As the perception of success evolves in today's world, there's been a surge in the popularity of concepts like positive thinking and the law of attraction. But how effective are they, truly? This article delves deeper into the psychology behind manifestation beliefs, dissecting their origins, implications, and real-world outcomes.
Definition of Manifestation
Manifestation beliefs, despite their varied content, have a common core principle: they suggest that our thoughts and emotions act as signals, akin to the signals from a radio transmitter. These are interpreted by a universal or divine force, such as God or the universe. In turn, this force reflects experiences back to us that align with our emitted thoughts and emotions. For instance, to manifest wealth, one might adopt affirmations of abundance or write mock checks to oneself. These actions are believed to send out a "vibration" of prosperity, which is then returned in material form.
Historical Context: The Rise of Manifestation Beliefs
The origins of manifestation beliefs can be traced back to the New Thought spiritual movement of the 19th century. Initially a tool for mental healing, it soon broadened its horizons, suggesting that positive mental visualization could influence broader life outcomes. These beliefs have been propagated far and wide in the contemporary era – through self-help books, viral social media posts, and exclusive programs.
The Relationship between Magical Thinking and Success
At the heart of manifestation beliefs is magical thinking. It posits that our thoughts can remotely influence events, irrespective of a direct, physical pathway. Although there's a semblance of evidence supporting the impact of interpersonal expectancies on outcomes, manifestation beliefs venture further, intertwining pseudoscientific or spiritual forces.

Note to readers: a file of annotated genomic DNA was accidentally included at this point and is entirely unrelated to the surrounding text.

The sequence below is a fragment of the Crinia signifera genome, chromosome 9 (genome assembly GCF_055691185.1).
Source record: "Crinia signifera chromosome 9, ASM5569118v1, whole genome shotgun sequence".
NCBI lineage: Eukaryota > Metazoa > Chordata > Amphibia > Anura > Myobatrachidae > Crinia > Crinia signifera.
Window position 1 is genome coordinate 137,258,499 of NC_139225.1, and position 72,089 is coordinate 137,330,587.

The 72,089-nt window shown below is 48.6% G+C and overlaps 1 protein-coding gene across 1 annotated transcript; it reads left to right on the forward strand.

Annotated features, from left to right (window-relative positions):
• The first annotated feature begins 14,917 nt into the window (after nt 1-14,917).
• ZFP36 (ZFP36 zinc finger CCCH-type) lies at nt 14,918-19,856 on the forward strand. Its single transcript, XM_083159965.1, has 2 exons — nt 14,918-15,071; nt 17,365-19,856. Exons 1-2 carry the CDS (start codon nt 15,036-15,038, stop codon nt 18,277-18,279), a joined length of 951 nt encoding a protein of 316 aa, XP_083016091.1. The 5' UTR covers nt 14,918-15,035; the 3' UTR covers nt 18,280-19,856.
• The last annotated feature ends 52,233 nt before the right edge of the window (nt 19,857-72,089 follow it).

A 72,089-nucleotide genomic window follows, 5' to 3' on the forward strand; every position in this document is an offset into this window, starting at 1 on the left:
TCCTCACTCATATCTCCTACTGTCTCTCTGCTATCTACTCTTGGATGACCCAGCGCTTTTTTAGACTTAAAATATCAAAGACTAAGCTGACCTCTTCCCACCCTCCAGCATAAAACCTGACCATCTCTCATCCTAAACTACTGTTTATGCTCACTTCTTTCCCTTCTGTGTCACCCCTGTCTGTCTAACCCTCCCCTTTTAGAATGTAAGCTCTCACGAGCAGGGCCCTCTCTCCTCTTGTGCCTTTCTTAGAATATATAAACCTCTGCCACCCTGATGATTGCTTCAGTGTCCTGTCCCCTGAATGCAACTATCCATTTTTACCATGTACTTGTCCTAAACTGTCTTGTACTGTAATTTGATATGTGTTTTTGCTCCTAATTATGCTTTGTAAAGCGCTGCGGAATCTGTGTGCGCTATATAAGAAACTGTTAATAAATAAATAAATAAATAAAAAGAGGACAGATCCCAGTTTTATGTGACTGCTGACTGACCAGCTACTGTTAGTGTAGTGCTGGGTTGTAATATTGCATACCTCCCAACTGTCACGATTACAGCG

Study 1: Development of the Manifestation Scale
An 11-item scale was developed, focusing on two subscales: Personal Power and Cosmic Collaboration. The study, with a participation of 310 U.S. community members, aimed to assess the prevalence and dimensions of manifestation beliefs. The findings indicated that belief in manifestation was prevalent, unaffected by age, gender, or income, but specific demographics like lower education and conservative political orientations did exhibit higher manifestation belief.
Study 2: Linking Manifestation to Perceptions of Success
Here, the validity of the "Manifestation Scale" was examined along with perceptions of both current and future success. The study comprised 382 participants. Key findings revealed that those with strong manifestation beliefs often perceived themselves as more successful—this confidence in perceived success extended to present circumstances and future prospects. But were they actually more successful?
Study 3: Financial Implications and Unrealistic Judgments
This phase explored the relationship of the Manifestation Scale with financial decision-making. With 400 participants, the study observed strong correlations between manifestation beliefs and risky financial behaviours, such as cryptocurrency investments and susceptibility to financial fraud. Those who believed in manifestation were also more likely to buy into "get rich quick" schemes and think they could achieve unlikely success in less time. The data suggests that those with high manifestation beliefs, in their overconfidence, were more likely to make decisions that led to adverse financial outcomes and more likely to have been declared bankrupt.
The researchers point out that magical beliefs, like manifestation, can boost optimism when striving toward an objective. However, aiming for unrealistic aspirations or pushing on despite clear evidence of its imprudence can be detrimental. There is a potential risk for those who practice manifestation, as this mindset often prompts them to interpret failures as signs that they haven't fully achieved the "vibrational alignment" with their objective or that "divine delays are not rejections." (Note: 'Vibrational alignment' refers to emitting energy that resonates at the same frequency one hopes to bring into one's life.) While reshaping perceptions of setbacks can aid in managing disappointments, continuously altering perspectives or clinging to unwavering positive affirmations can lead to denial or misguided optimism, which might be harmful.
What to do instead
Dixon, L. J., Hornsey, M. J., & Hartley, N. (2023). “The Secret” to Success? The Psychology of Belief in Manifestation. Personality and Social Psychology Bulletin. https://doi.org/10.1177/01461672231181162